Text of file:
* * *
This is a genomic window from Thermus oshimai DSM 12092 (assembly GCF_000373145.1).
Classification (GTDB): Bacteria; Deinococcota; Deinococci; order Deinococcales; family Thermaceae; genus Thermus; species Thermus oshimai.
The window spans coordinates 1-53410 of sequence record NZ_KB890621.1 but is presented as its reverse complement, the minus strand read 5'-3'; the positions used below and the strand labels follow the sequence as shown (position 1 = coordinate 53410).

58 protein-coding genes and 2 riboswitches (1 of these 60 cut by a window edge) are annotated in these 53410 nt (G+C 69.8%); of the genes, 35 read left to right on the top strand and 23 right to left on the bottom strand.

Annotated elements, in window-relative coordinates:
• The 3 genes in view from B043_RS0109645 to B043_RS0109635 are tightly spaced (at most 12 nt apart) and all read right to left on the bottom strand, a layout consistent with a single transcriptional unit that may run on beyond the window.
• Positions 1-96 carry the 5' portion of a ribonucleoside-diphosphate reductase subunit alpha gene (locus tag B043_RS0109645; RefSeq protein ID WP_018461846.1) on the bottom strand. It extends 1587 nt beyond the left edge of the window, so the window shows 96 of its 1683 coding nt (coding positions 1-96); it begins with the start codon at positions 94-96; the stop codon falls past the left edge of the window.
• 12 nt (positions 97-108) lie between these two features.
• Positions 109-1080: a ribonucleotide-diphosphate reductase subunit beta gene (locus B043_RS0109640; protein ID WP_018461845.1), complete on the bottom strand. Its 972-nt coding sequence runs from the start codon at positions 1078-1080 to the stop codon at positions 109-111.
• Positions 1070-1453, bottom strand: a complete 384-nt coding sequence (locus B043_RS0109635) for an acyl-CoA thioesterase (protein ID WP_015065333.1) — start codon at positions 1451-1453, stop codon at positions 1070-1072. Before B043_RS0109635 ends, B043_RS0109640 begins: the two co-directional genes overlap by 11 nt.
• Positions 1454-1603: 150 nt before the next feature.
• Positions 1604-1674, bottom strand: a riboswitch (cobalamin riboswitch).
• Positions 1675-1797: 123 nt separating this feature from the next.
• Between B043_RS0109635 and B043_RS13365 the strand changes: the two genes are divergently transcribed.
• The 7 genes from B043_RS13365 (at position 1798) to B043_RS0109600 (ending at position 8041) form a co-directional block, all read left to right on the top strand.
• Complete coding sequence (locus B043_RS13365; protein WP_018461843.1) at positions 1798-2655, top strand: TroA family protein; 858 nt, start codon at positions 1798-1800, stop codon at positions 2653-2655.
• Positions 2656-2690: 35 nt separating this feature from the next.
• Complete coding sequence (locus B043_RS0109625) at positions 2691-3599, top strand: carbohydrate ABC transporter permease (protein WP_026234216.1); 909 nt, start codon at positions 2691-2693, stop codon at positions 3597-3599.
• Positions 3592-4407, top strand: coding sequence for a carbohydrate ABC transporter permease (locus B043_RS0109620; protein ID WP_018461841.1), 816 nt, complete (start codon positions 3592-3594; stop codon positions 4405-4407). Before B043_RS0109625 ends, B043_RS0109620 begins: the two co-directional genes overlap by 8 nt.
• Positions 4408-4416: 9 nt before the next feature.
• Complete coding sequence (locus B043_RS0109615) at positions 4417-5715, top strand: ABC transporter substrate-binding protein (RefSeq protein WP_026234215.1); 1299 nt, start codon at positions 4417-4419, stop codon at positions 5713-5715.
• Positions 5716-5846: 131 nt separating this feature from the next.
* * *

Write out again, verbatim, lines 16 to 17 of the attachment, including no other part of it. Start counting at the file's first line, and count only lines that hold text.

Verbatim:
• Complete coding sequence (locus B043_RS13365; protein WP_018461843.1) at positions 1798-2655, top strand: TroA family protein; 858 nt, start codon at positions 1798-1800, stop codon at positions 2653-2655.
• Positions 2656-2690: 35 nt separating this feature from the next.